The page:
It's not difficult to be a storyteller in Bollywood

 Rahul Bose tells us why there is still scope for storytelling in Bollywood

Ayesha Tabassum Published :  31st March 2017 06:00 AM   |   Published :   |  31st March 2017 06:00 AM
Rahul Bose

Rahul Bose

The unsung hero of new-age cinema in India, Rahul Bose, is preparing for an emphatic comeback. He has been touring cities, meeting the press (only for limited time), interacting with fans, as a build up to his much-awaited release Poorna.

The only difference this time is, Rahul has donned the role of a director, and is playing a key role in the film. It’s the story of Poorna Malavath, a young tribal girl from Telangana, who became the youngest girl to conquer the summit of Mt Everest in 2014, at the age of 13. Though Rahul has directed one film earlier, Everybody Says I'm Fine, his debut that won him the runner-up John Schlesinger Award for best directorial debut at the 2003 Palm Springs International Film Fesival, this is the first time that he directs a biopic, more importantly a full-length commercial film. 

"I was offered Poorna as an actor, but when I heard the story, I was struck by the achievement (of this girl). Perhaps it’s one of the greatest stories of this country in this century, that's why I decided to produce it and direction just flowed," reveals Rahul. From shooting in extreme weather conditions – tribal areas of Telangana where the temperature soared as high as 45 degrees to shooting in Sikkim in thigh deep snow, it’s the scale of the film that’s the most exciting, shares Rahul. “The sequences look almost like the Mission Impossible sequences,” he shares.

But before he decided to turn director in 2001, fans will also remember Rahul’s debut in English, August, the first independent Indian English film released in 1994. After which the actor was seen in similar projects such as Bombay Boys, Split Wide Open and others. “Those films set the precedence of a new wave in Indian cinema. They upped the game for mainstream Bollywood by giving the audience sleeker and smarter films, talking to an urban audience. This trend was picked up by Hindi filmmakers who made movies like Jhankaar Beats, Pyaar Ke Side Effects, Chameli and others in which I acted. But the genre left less space for me to do other roles. I think even movie producers thought I was an urban face and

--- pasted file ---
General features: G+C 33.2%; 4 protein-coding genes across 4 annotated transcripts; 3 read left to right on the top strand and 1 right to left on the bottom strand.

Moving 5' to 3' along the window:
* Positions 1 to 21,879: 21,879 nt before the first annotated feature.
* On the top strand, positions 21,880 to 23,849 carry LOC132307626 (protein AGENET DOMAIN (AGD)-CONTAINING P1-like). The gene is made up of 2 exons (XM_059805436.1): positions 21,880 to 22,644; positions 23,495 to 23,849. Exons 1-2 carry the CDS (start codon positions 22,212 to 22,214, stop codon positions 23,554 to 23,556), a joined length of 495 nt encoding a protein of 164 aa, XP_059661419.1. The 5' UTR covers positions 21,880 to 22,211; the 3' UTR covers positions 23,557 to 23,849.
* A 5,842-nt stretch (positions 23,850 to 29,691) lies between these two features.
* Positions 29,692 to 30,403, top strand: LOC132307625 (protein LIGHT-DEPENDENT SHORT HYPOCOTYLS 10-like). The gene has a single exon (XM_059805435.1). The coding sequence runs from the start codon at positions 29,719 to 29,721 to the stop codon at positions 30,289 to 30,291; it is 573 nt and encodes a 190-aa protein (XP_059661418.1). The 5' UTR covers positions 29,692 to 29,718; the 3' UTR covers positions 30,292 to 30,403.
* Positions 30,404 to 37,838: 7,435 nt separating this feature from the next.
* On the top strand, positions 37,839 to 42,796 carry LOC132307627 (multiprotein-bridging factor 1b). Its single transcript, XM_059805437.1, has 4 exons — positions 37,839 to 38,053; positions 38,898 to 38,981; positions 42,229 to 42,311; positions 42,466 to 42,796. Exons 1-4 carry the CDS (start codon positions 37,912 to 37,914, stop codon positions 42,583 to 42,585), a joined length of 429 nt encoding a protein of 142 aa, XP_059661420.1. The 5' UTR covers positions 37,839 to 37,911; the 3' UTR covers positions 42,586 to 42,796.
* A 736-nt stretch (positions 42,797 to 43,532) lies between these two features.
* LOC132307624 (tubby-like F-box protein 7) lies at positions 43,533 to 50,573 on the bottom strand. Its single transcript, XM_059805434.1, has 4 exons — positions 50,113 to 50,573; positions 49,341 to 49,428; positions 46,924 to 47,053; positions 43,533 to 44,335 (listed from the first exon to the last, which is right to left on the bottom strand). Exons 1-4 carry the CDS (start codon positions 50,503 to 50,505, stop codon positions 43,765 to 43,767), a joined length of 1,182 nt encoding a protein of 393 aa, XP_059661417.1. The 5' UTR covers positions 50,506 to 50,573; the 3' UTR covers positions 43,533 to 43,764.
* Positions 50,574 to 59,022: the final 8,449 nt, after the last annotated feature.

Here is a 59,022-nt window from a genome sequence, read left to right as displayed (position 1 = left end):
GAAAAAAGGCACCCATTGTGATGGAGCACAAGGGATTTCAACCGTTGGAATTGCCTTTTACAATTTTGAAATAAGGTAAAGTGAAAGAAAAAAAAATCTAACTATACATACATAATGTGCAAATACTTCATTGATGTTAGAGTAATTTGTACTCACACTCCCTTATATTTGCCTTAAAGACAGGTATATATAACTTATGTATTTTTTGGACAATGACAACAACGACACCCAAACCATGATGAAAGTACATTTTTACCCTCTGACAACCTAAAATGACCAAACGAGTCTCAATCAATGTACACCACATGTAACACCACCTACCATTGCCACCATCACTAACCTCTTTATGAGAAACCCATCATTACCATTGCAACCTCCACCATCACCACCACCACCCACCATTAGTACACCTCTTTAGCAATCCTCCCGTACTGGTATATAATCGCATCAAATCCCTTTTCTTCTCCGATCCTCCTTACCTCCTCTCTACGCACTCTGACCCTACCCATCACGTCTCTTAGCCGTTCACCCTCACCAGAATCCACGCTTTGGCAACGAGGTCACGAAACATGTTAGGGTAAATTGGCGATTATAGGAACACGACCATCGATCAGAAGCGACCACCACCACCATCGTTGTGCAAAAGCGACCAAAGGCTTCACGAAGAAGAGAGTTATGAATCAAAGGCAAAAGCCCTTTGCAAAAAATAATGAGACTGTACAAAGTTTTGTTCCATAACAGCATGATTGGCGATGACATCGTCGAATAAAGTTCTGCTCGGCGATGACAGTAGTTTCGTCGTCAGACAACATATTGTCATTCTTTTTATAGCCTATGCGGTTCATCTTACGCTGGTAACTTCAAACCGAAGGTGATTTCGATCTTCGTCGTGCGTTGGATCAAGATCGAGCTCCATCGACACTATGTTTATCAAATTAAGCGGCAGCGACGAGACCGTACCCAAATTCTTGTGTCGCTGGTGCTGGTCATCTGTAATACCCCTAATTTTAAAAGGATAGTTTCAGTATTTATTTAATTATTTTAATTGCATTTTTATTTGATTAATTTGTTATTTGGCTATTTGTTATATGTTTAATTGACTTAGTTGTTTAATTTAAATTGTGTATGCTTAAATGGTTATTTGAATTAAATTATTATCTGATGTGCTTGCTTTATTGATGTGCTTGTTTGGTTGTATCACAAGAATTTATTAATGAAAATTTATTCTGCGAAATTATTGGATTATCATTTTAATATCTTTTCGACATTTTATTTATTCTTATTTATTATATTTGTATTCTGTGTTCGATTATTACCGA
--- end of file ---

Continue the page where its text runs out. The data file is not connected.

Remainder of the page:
didn’t quite fit the roles of a gangster or a rural hero, roles that were trending in commercial cinema back then,” remembers Rahul. Though he may have been typecast, Rahul’s work in Mr & Mrs Iyer, The Japanese Wife and such projects earned him a different set of audience, “there are no regrets. I worked in quality films, in art house cinema and I also worked in Dil Dhadakne Do because I was keen on working with Zoya (Akhtar). I played the roles I got and I am happy.” 

Apart from films, Rahul is one of those celebrities who have been vociferously vocal about social issues. It was during the preparation for his role, that of a drug peddler, for the movie Split Wide Open, in the slums of Mumbai that Rahul realised how different life is from the world he belongs to. This prodded him to get actively involved in social causes. Even through Poorna, the actor-director is attempting to send a message about the girl child. “I knew this was an extremely astonishing story. This 13-year-old girl could’ve died
due to biological reasons while she was climbing, anything could’ve happened. But it’s her grit and determination to be able to rise above the four fire rings of – being born a girl, born poor, in a society that lacks education and being a tribal – which is really amazing! The film explores these various layers that stop a girl from stepping out,” he explains passionately.

In Bollywood, where good stories always get lost in the tumultuous song-dance-drama formula, it seems like the actor might be trying a long shot with his directorial venture. But Rahul strongly differs, “I don’t think it is difficult to be a storyteller. Aamir (Khan) has been doing it all his life barring one or two films. It’s just that filmmakers are lazy to push that limit. But on the highest scale where you spend a lot of money and make a film you have a storyteller like Aamir and at the lowest rung, there is Aparna Sen
who makes budget films but is a fantastic storyteller,” he says.